In 1951, 16-year-old Barrie Hadlow travelled to Central Australia with a group of students on a Melbourne Grammar School ‘holiday tour’. The group flew from Melbourne to Alice Springs, and then travelled by bus through the West MacDonnell Ranges, visiting Standley Chasm, Finke Gorge and Palm Valley, Simpson’s Gap and Hermannsburg. He purchased a number of souvenirs, including a boomerang, and took photographs during his journey, returning for another holiday in the late 1950s.
In 1962, nurse Patricia Ketchell flew to Alice Springs and joined an organised bus tour, visiting Hermannsburg and Uluru. At Hermannsburg she purchased a watercolour painting by Oscar Namatjira, son of Albert, and a kangaroo skin mat, one of a list of items available for purchase from the mission store. All of her souvenirs were proudly displayed in her home, until they were purchased by the Museum at auction in 2015.
Both Barrie and Patricia remembered their journeys to Central Australia fondly, having taken a keen interest in the Aboriginal cultures that they encountered, and purchasing souvenirs directly from Aboriginal people during their travels.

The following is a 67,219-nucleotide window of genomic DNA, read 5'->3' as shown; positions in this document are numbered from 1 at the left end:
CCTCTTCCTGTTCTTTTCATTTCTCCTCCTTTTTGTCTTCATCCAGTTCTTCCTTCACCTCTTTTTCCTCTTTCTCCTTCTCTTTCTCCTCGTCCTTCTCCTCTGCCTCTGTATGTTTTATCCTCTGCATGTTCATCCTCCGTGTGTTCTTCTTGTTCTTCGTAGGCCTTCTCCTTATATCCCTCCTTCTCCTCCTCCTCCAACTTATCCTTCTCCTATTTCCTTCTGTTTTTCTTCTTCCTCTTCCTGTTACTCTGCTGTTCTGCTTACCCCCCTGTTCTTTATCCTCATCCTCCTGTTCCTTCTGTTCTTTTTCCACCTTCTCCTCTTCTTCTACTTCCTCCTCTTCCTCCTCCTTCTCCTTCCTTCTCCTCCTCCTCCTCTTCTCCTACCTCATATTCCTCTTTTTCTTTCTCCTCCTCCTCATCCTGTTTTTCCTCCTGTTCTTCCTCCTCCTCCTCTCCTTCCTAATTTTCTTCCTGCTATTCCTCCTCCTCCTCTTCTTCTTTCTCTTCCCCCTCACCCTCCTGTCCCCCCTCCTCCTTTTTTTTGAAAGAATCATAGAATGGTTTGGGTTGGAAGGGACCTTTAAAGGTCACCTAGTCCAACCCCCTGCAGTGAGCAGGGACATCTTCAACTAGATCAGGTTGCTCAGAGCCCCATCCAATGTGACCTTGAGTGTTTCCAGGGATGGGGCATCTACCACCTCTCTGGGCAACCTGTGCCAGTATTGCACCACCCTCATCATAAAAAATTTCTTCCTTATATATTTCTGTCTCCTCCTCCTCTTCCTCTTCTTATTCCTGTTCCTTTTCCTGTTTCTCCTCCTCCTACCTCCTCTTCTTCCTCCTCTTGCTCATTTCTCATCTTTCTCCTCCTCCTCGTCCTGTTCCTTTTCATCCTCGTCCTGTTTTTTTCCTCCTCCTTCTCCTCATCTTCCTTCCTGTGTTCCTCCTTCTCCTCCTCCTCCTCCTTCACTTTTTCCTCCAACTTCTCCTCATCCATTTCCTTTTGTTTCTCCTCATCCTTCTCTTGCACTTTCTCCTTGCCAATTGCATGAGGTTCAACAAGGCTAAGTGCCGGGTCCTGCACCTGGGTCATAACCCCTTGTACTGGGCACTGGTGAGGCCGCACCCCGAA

In 1982, Ntaria and surrounding lands were handed back to the traditional owners, creating five separate land trusts that manage the former Hermannsburg mission lease area.
Albert Namatjira died in 1959, but his work and story are still a major draw card for tourists. The road from Alice Springs to Ntaria is now bitumen, and is visited as part of tourist circuits through the West MacDonnell Ranges (Parta Tjurritja), to Kings Canyon and Watarrka National Park, and Uluru. The Hermannsburg Historic Precinct preserves the mission buildings and the stories of its founding and operation until the 1970s, and includes a gallery dedicated to Namatjira and the work of the Hermannsburg School of Art that he founded.
Today Ntaria is known as a centre for Aboriginal art and music, as Namatjira’s descendants and kin continue his legacy, working in watercolour, acrylic, pottery, song and film to tell the stories of their country.
Feature image: Turn off to Ntaria (Hermannsburg) township, Larapinta Drive, Northern Territory, 2015. Photography by Jason McCarthy, National Museum of Australia.